Asbestos

What is Asbestos?

Asbestos is a naturally-occurring mineral that has a unique, fibrous structure. There are several types of asbestos. Asbestos is popular in building materials because it is strong, won't burn, and is a good insulator against heat and noise.

 

How Can Asbestos Affect My Health?

The mere presence of asbestos in a building is not hazardous. The danger is that asbestos materials may become damaged over time in a way that releases asbestos fibers into the air. These fibers then can be inhaled into the lungs. The fibers that are most dangerous are the ones that are too small to be seen by the naked eye and too light to "settle out" of the air quickly. Asbestos-containing material that would crumble easily if handled ("friable" or "non-intact"), or that has been sawed, scraped, or sanded into a powder, is more likely to create a health hazard.

From studies of people who were exposed to high levels of asbestos fibers for many years in factories and shipyards, we know that breathing high levels of asbestos fibers can lead to an increased risk of asbestosis (a gradual scarring of the lungs that eventually impairs lung function), lung cancer, and mesothelioma (a very rare cancer of the linings of the chest or abdominal cavity). The symptoms of these diseases do not usually appear until about 20 to 30 years after the first exposure to asbestos. Most people exposed to small amounts of asbestos, as we all are in our daily lives, do not develop these health problems.

 

 

How Do You Identify Materials That Contain Asbestos?

You can't tell whether a material contains asbestos simply by looking at it, unless it is labeled as containing asbestos. To know for sure, samples of the material must be checked under a special microscope by trained technicians.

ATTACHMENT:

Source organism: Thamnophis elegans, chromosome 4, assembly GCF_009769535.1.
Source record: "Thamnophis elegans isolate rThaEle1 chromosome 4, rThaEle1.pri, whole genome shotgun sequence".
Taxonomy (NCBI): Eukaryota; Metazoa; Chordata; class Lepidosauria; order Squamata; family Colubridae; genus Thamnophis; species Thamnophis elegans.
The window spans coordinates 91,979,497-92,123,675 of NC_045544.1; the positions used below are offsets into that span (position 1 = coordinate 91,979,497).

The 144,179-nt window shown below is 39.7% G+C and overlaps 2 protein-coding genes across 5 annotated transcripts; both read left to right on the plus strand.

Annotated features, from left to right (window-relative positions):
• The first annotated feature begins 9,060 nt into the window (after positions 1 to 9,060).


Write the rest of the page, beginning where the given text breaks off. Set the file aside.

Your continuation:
However, certain types of material so commonly contain asbestos that by law, we assume they contain asbestos. These materials are called "Presumed Asbestos-Containing Materials," or PACM for short.

 

These PACM materials are:

Thermal System Insulation (TSI) installed before 1981. Examples include steam pipes, boilers, and furnace ducts insulated with an asbestos blanket, "hardcast," asbestos paper tape, and cement sheet, millboard, and paper used as insulation around furnaces and woodburning stoves. These materials may release asbestos fibers if damaged, repaired, or removed improperly. Worn seals in furnaces, wood stoves, and coal stoves can release asbestos fibers during use.

Sprayed-on and troweled-on surfacing materials installed before 1981. Examples include fireproofing, soundproofing, or decorative material sprayed on walls and ceilings; patching and joint compounds for walls and ceilings; and textured paints. Loose, crumbly, or water-damaged material may release fibers. So will sanding, drilling, or scraping the material.